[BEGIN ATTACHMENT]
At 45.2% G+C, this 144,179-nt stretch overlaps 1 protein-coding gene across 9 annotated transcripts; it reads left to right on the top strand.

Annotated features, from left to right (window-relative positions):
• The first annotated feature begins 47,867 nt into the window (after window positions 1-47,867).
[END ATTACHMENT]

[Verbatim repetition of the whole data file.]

At 45.2% G+C, this 144,179-nt stretch overlaps 1 protein-coding gene across 9 annotated transcripts; it reads left to right on the top strand.

Annotated features, from left to right (window-relative positions):
• The first annotated feature begins 47,867 nt into the window (after window positions 1-47,867).